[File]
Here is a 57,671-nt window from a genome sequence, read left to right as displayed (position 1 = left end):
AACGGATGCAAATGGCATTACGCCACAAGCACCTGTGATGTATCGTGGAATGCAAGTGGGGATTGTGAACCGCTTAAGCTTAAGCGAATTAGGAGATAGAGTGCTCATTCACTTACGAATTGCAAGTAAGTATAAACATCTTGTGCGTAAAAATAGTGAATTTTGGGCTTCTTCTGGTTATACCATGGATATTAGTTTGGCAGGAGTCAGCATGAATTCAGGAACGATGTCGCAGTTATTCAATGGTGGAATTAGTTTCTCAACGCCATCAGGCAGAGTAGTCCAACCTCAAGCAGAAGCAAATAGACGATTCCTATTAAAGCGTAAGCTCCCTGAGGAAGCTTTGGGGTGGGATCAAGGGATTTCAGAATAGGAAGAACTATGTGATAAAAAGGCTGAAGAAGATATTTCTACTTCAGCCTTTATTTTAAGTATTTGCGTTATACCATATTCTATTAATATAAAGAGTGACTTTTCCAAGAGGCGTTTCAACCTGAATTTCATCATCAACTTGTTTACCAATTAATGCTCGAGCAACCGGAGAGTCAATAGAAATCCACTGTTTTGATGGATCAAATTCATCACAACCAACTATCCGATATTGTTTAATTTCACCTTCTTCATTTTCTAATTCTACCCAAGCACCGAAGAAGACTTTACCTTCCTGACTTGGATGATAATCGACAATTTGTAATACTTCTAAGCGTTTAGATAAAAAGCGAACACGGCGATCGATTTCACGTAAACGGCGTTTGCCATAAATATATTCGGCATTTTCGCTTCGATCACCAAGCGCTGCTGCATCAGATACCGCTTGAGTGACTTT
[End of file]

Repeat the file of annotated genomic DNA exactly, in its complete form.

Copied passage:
Here is a 57,671-nt window from a genome sequence, read left to right as displayed (position 1 = left end):
AACGGATGCAAATGGCATTACGCCACAAGCACCTGTGATGTATCGTGGAATGCAAGTGGGGATTGTGAACCGCTTAAGCTTAAGCGAATTAGGAGATAGAGTGCTCATTCACTTACGAATTGCAAGTAAGTATAAACATCTTGTGCGTAAAAATAGTGAATTTTGGGCTTCTTCTGGTTATACCATGGATATTAGTTTGGCAGGAGTCAGCATGAATTCAGGAACGATGTCGCAGTTATTCAATGGTGGAATTAGTTTCTCAACGCCATCAGGCAGAGTAGTCCAACCTCAAGCAGAAGCAAATAGACGATTCCTATTAAAGCGTAAGCTCCCTGAGGAAGCTTTGGGGTGGGATCAAGGGATTTCAGAATAGGAAGAACTATGTGATAAAAAGGCTGAAGAAGATATTTCTACTTCAGCCTTTATTTTAAGTATTTGCGTTATACCATATTCTATTAATATAAAGAGTGACTTTTCCAAGAGGCGTTTCAACCTGAATTTCATCATCAACTTGTTTACCAATTAATGCTCGAGCAACCGGAGAGTCAATAGAAATCCACTGTTTTGATGGATCAAATTCATCACAACCAACTATCCGATATTGTTTAATTTCACCTTCTTCATTTTCTAATTCTACCCAAGCACCGAAGAAGACTTTACCTTCCTGACTTGGATGATAATCGACAATTTGTAATACTTCTAAGCGTTTAGATAAAAAGCGAACACGGCGATCGATTTCACGTAAACGGCGTTTGCCATAAATATATTCGGCATTTTCGCTTCGATCACCAAGCGCTGCTGCATCAGATACCGCTTGAGTGACTTT